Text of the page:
I’ve just watched a highly thought provoking presentation by Gary King of Harvard, available here https://youtu.be/rBv39pK1iEs, on why propensity score matching should not be used to adjust for confounding in observational studies. The presentation makes great use of graphs to explain the concepts and arguments for some of the issues with propensity score matching.
Gary’s starting point is to compare completely randomised experiments, where treatment is assigned entirely randomly, with blocked/stratified randomised experiments. The former ensure that in expectation/on average, all potential confounders, measured and unmeasured, are balanced between treatment groups. The latter go further by making the treatment groups sample balanced (i.e. not just in expectation) in respect of the variables used to block/stratify subjects. The statistical benefit of this design is to improve the precision of treatment effect estimates, by making the treatment group and covariates used in the blocking to be completely orthogonal/independent in the sample. Moreover, when such independence is constructed, estimates of treatment effect are largely unaffected by how the analyst chooses to model the effect of the covariates, leading to a desirable lack of ‘model dependence’.
Next, Gary explains how, as is well known from the original propensity score papers, if you take two individuals with identical values of the propensity score, they will not have identical covariate values, but in expectation their distribution will be the same. As such, if you perform propensity score matching, you are attempting to reconstruct the completely randomised experiment, where covariates are balanced on average. In contrast, other matching approaches, e.g. matching based on distance metrics such as the Malhanobis or Euclidean distance, do better because they attempt to mimic the blocked randomised trial, which as described earlier gives more precise treatment effect estimates. This is because they attempt to find matches which have similar values of all covariates, not just similar propensity scores.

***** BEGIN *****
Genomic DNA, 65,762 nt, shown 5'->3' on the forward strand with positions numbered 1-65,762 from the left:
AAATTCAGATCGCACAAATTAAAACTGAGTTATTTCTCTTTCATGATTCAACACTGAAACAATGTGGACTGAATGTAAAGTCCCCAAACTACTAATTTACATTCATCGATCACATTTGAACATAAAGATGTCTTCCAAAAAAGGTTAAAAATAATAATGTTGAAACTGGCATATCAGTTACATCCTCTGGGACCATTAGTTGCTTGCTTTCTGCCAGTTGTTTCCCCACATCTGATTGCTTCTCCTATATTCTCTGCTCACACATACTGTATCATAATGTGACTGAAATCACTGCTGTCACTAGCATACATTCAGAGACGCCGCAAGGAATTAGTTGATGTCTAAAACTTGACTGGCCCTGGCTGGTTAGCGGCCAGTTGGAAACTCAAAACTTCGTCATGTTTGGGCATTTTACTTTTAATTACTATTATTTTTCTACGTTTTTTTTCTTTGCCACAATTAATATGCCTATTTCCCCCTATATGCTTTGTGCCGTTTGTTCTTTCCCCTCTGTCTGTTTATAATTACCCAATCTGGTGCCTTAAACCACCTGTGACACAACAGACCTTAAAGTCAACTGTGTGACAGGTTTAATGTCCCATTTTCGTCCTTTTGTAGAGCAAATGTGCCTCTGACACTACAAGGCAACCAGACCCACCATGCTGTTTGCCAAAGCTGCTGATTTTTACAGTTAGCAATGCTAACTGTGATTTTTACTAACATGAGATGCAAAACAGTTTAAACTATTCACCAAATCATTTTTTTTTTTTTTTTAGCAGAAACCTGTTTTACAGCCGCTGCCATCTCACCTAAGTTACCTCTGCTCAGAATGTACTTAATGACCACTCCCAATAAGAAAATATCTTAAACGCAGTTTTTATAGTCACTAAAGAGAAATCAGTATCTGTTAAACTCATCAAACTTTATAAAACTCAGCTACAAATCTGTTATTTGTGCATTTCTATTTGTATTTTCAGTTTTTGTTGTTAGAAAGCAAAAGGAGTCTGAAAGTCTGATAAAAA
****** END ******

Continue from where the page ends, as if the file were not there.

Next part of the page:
A follow on point then made is that if you do match based on a covariate distance metric, that you should scale the covariates before calculating the metric based on your a priori knowledge about the relative importance of the covariates in their effects on outcome. I guess a drawback of this advice is then that the analyst has the non-trivial and potentially quite subjective task of deciding how to rescale each covariate.
One issue with matching in this way is that as the number of covariates grows, the chance of finding matches who have similar values of all covariates rapidly goes to zero. In their accompanying paper in a footnote (page 16) they acknowledge that the so called curse of dimensionality affects every matching method, and state that propensity score matching doesn’t solve this curse. One thought however is that since propensity score matching doesn’t claim to match individuals such that they have identical (or near identical) covariate values, it somewhat side steps the problem by attempting to achieve a more limited goal.
One of the other key messages is regarding ‘the propensity score paradox’. To explain this, imagine that in the dataset treatment is almost sample independent of two potential confounders. In this case, the propensity score will hardly vary with the value of the two potential confounders. Matching treated subjects to untreated subjects using the propensity score then amounts to essentially randomly picking a control. On average, this randomly picked control will have covariate values further away from the treated subject’s values, than in the original full sample or if you were to match based on a covariate distance metric like Euclidean distance. As such, it is argued that propensity score matching can increase confounder imbalance, thereby leading to estimates of exposure effects with greater bias.
An important final point made is that the results do not necessarily imply problems with alternative approaches which use the propensity score, such as inverse weighting or regression adjustment.
If anyone thinks I have misunderstood/misrepresented anything (quite likely), please add a comment to clarify! Watching Gary King’s presentation / reading the paper is highly recommended.
A draft of the accompanying paper can be viewed here http://gking.harvard.edu/files/gking/files/psnot.pdf